“A safe job is a profitable job,” said Haley N. Masbruch, project manager and service coordinator at Danard Electric Inc. in Tacoma, Wash. I spoke to Masbruch to learn more about how maintaining a safe workplace benefits employees and the company’s ultimate performance.
Describe your interest in safety.
We consider all the managers to be safety officers for their job sites. I am so interested in becoming more educated in safety practices because I really care for the crews that work for me, and I want them to have a safe workplace so they can have a good quality of life. It’s really about caring for people. I also enjoy the process of analyzing a project and coming up with ways to keep people safe in challenging environments.
What safety practices have been particularly effective at Danard?
We have a really strong culture of safety and have included it in our company’s core values. Nothing is more important to us, and we make clear that safety comes first over everything. We share with the [workers] that a safe job is a profitable job, it makes us look great as a company and it allows us to bid jobs for customers with strict safety requirements because we know how to do the job right and safely. We require pre-task planning for the major steps of a job. By doing that, we can discuss how we want to go about the task and safety considerations that go along with it.
Is there a specific injury or almost-injury that changed how you thought about safety on the job?
Yes. In my first week of my electrical apprenticeship, I almost got someone killed when a load of conduit I was trying to offload slipped off the loading dock, fell two stories and landed near workers below. I wasn’t paying attention when I offloaded it, and it impressed on me very clearly that I should never do anything on a job site without making sure it will be done safely for myself and for those around me.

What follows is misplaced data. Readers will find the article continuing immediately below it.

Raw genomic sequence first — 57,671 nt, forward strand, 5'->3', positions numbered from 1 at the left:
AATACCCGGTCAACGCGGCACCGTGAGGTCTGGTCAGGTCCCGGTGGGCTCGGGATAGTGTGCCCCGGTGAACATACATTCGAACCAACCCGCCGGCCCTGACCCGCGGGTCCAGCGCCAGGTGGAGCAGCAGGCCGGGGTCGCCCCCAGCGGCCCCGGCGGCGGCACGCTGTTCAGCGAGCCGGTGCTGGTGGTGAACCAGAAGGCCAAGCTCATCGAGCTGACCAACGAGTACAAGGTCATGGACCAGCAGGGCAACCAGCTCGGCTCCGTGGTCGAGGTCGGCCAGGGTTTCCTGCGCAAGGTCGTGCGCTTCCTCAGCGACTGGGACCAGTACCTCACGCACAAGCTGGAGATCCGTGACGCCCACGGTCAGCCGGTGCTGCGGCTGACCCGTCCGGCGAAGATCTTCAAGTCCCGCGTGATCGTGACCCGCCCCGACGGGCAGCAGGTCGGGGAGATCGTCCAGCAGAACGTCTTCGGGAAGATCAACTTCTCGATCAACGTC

What challenges do you face in managing safety responsibilities for your company?
For my crew, I face the challenge of not always being able to supervise the safety of my job sites as closely as I would like to. I have had to put a lot of reliance on my crew to identify hazards and really plan out their work so they can be as safe as possible. Most of the time, my crew works on one- or two-person jobs that don’t have a general contractor with a dedicated safety professional, so we rely on each other quite a bit to keep our job sites safe. Also, I make it a point to be open about how important mental health is, and that if a person is having issues outside of work, I am more than happy to connect them with someone who can help them or just talk with them to relieve any inside pressure that might be building up. When a person is not focused on their work, that is when accidents can happen.
How do you encourage crews to take safety seriously on the job?
I do this by being consistent in my expectations for them and by making sure they know that their safety is much more important to me than profit on a job. If the crew doesn’t feel under too much pressure and can take the time they need to do things right and do it safely, our projects will be successful. I also encourage them to be safe by reminding them that a safe job is a successful job. Finally, I try to make safety personal for each one of them. They are not working safely just for themselves; they are doing it for their friends, co-workers, partners and children.
Do you have any other advice for safety professionals?
I would encourage them to be consistent with their safety requirements, not forget the role that mental health can play in job safety and not forget to create a culture in their workplace of trust so people feel comfortable talking to them about concerns.
Masbruch began her career in the electrical industry in 2011 when joining the JATC. She began working for Danard Electric as an apprentice in 2014. After becoming a journey-level worker in 2016 and graduating at the top of her class, Masbruch moved into the office to become a service manager. Her continued drive to learn has made her a strong part of the company’s management team. Masbruch also represents Danard Electric as a member of the NECA National Codes and Standards Committee, serves on the technical committee for NEC Code-Making Panel 9 and teaches electrical continuing education classes at the local IBEW/NECA training center.